Well I don't know about this situation, I am known well to the Garden Club and I have taught canning classes locally, so folks know that I am reliable, but yes, who knows what food issues anyone in particular might have that would keep them from bidding on the item. I'll use my home made relish in macaroni salad to take to the potluck part I guess. I always get raves when I bring it. It's easy peasy with the relish already made, just add a can of dark red kidney beans, shredded cheddar cheese, chopped hard boiled eggs, mayo and maybe some chopped celery for color. The relish has all the needed texture and flavoring.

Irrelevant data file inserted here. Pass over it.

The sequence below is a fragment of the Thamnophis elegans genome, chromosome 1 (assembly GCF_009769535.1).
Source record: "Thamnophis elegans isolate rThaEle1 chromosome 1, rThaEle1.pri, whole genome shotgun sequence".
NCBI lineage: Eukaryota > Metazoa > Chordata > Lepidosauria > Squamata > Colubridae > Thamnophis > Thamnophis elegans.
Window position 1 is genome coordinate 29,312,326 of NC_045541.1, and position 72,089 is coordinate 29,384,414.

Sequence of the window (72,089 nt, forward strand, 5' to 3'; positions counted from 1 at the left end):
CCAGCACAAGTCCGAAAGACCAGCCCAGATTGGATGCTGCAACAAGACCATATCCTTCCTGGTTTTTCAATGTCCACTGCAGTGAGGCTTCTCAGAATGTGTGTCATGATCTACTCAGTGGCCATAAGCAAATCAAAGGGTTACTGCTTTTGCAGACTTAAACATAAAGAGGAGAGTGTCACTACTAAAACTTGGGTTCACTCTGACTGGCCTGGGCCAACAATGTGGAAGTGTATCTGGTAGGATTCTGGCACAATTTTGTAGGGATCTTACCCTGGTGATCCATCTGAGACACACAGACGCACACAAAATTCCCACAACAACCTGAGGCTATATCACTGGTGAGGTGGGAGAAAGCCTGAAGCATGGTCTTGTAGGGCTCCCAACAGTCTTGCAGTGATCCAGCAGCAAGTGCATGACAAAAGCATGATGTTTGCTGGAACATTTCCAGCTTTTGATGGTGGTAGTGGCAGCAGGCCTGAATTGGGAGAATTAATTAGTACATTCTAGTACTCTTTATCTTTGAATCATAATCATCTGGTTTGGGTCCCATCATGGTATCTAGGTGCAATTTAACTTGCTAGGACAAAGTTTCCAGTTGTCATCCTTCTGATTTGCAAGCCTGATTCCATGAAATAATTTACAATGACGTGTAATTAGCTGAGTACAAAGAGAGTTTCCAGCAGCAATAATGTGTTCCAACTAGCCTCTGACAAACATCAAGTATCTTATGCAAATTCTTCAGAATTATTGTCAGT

I found a really nice inexpensive cutting board that I am going to put the three dishes on, and take off the top of the box to show them. Then add a small bag of almonds, the dip mix and then some type of pate that I guess I will have to buy, or a fancy jam or a bag of dried fruit. Then some cheese and crackers and maybe some greens from the yard around the outside, cover with cello and add a red bow, which I have. I think it will be nice because I have the cutting board myself, use it all the time, and could always use another one. It's lighter than my other one so much easier to move around the kitchen and clean . . .